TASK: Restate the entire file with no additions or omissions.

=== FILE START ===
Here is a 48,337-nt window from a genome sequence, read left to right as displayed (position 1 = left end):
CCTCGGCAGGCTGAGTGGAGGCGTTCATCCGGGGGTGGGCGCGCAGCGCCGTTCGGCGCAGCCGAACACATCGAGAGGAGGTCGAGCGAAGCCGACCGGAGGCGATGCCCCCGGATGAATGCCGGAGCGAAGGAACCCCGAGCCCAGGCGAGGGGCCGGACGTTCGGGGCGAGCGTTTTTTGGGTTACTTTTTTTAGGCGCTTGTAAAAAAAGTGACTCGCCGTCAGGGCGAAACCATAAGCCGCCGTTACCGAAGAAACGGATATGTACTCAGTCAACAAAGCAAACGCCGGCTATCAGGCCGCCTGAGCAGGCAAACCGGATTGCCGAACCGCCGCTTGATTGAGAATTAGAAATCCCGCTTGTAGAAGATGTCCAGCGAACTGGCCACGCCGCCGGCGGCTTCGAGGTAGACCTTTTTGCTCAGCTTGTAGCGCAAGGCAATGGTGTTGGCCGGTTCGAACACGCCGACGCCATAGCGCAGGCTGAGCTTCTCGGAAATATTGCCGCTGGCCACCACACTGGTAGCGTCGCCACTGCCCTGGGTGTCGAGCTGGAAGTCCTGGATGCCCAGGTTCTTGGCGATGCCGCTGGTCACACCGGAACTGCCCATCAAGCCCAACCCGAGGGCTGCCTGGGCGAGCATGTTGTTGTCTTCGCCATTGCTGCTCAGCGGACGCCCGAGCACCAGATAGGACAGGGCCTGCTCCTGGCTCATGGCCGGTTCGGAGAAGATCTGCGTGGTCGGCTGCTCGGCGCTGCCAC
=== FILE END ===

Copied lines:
Here is a 48,337-nt window from a genome sequence, read left to right as displayed (position 1 = left end):
CCTCGGCAGGCTGAGTGGAGGCGTTCATCCGGGGGTGGGCGCGCAGCGCCGTTCGGCGCAGCCGAACACATCGAGAGGAGGTCGAGCGAAGCCGACCGGAGGCGATGCCCCCGGATGAATGCCGGAGCGAAGGAACCCCGAGCCCAGGCGAGGGGCCGGACGTTCGGGGCGAGCGTTTTTTGGGTTACTTTTTTTAGGCGCTTGTAAAAAAAGTGACTCGCCGTCAGGGCGAAACCATAAGCCGCCGTTACCGAAGAAACGGATATGTACTCAGTCAACAAAGCAAACGCCGGCTATCAGGCCGCCTGAGCAGGCAAACCGGATTGCCGAACCGCCGCTTGATTGAGAATTAGAAATCCCGCTTGTAGAAGATGTCCAGCGAACTGGCCACGCCGCCGGCGGCTTCGAGGTAGACCTTTTTGCTCAGCTTGTAGCGCAAGGCAATGGTGTTGGCCGGTTCGAACACGCCGACGCCATAGCGCAGGCTGAGCTTCTCGGAAATATTGCCGCTGGCCACCACACTGGTAGCGTCGCCACTGCCCTGGGTGTCGAGCTGGAAGTCCTGGATGCCCAGGTTCTTGGCGATGCCGCTGGTCACACCGGAACTGCCCATCAAGCCCAACCCGAGGGCTGCCTGGGCGAGCATGTTGTTGTCTTCGCCATTGCTGCTCAGCGGACGCCCGAGCACCAGATAGGACAGGGCCTGCTCCTGGCTCATGGCCGGTTCGGAGAAGATCTGCGTGGTCGGCTGCTCGGCGCTGCCAC